Moreover, health professionals often find that some patients, especially the pediatric population, are apprehensive in the clinical setting and particularly to the application of medical devices such as stethoscopes to their body parts. To abate this uneasiness, there is a need to create a comfortable setting for such patients by making medical diagnostic instruments such as a stethoscope less intimidating. It is believed that providing appealing indicia, such as illustrations or graphical designs, on a stethoscope's transducer diaphragm outer surface may serve to at least partially pacify such an apprehensive patient prior to applying that surface to the patient's body. It is also believed that some patients may be further relieved of apprehension by providing a variety of such indicia or designs on interchangeable transducer diaphragms so that a particular indicia may be chosen for or by a given patient.
None of the cited references discloses a stethoscope device assembly that includes a sound transmission member with a super-elastic member which extends between an earpiece assembly and the sound receiver assembly such as a transducer diaphragm.
Nor do the cited references disclose a stethoscope device assembly that includes a releasably engaged transducer diaphragm member with indicia that is appealing to a patient such that the indicia is adapted to pacify the patient during a medical examination.
Nor do the cited references disclose a stethoscope device assembly which provides a plurality of such transducer diaphragms, each having a different appealing indicia, so that a patient or user of the stethoscope may chose a diaphragm based on a desired indicia.
The present invention is a stethoscope device assembly which is adapted to monitor a surface sound on a body surface of a mammalian body. This stethoscope device assembly includes an earpiece assembly with at least one earpiece which is acoustically coupled to a sound receiver assembly. The sound receiver assembly includes a receiver surface, which is adapted to couple to the body surface, and also a sound receiver which is adapted to receive the surface sound. A sound transmission member is coupled to and extends between the earpiece and the sound receiver. An arm is also provided and is coupled to and extends between the earpiece assembly and the sound receiver assembly.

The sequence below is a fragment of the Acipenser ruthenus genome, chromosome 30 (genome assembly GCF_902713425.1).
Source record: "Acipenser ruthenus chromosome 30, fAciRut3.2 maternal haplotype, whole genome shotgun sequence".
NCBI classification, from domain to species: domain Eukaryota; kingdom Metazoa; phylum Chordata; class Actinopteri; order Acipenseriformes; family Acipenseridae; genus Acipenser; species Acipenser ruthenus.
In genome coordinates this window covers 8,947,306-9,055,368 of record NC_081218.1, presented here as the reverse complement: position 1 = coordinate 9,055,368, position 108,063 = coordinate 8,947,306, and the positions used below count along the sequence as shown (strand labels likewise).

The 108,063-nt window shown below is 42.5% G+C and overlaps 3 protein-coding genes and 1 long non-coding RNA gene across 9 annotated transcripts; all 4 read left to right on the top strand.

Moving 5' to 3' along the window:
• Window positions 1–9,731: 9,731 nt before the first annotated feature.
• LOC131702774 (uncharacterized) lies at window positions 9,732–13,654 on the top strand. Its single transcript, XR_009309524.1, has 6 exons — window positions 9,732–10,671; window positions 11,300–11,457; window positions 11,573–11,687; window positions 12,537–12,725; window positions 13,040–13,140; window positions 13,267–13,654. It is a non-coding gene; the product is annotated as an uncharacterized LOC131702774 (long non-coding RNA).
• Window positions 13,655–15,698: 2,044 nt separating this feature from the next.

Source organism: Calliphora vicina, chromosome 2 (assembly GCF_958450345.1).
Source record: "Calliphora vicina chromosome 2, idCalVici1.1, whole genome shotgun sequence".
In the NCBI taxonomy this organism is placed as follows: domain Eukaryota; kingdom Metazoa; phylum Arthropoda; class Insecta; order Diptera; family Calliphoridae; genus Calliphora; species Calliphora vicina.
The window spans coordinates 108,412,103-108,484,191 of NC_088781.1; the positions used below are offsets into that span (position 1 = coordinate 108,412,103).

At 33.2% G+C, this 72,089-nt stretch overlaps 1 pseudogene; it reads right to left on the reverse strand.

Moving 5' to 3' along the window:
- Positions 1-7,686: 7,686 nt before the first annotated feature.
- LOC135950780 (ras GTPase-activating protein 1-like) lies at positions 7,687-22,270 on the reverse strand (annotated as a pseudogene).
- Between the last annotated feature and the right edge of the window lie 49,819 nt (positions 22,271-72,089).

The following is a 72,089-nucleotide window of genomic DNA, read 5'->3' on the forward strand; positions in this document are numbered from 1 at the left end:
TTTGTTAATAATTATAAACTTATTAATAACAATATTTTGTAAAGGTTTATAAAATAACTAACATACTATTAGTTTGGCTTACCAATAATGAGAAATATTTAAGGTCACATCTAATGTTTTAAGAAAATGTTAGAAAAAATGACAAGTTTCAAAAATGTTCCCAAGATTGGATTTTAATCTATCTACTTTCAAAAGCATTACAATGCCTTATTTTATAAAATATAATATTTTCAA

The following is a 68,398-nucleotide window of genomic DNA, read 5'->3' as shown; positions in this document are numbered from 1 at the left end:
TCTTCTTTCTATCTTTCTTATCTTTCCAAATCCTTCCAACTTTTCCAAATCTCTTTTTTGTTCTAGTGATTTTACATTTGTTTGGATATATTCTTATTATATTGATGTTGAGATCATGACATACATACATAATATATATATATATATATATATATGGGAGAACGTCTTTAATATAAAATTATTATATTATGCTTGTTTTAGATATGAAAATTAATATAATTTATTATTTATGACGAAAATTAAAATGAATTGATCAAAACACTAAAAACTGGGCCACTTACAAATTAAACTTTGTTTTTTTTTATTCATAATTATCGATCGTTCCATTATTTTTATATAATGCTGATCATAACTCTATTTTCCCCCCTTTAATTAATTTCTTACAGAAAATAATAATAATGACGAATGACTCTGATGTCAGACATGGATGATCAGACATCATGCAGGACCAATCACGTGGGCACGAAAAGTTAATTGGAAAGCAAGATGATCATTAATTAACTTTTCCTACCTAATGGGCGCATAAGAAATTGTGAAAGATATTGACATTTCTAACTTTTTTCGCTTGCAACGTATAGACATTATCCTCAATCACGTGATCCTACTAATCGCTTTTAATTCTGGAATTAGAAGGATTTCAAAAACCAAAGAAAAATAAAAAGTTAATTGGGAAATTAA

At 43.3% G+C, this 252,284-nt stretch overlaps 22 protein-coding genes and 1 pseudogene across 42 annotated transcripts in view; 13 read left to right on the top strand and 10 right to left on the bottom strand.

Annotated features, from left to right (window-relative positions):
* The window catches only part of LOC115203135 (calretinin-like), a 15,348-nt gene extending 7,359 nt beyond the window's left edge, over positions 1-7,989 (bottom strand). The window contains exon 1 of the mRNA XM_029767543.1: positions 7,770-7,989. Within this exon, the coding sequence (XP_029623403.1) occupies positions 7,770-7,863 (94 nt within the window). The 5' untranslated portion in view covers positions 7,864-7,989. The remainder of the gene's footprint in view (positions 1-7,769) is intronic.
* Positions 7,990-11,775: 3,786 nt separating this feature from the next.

In one mode of the invention, the arm further includes a superelastic member. The superelastic member has a resting shape which is adjustable under an applied force to a strained shape. The superelastic member also has an elastic memory to the resting shape after being adjusted to the strained shape.
In one aspect of this mode, the superelastic member includes a superelastic metal alloy, which in still a further aspect may be an alloy of nickel and titanium.
In another aspect of this mode, the resting shape of the superelastic member is adapted to minimize the arc about which the sound receiver assembly may swing when the stethoscope is worn by a user such that the earpiece assembly is engaged to the user's head or neck and the arm extends vertically downward therefrom along the user's chest. In a further variation of this aspect, the resting shape includes at least in part a helix.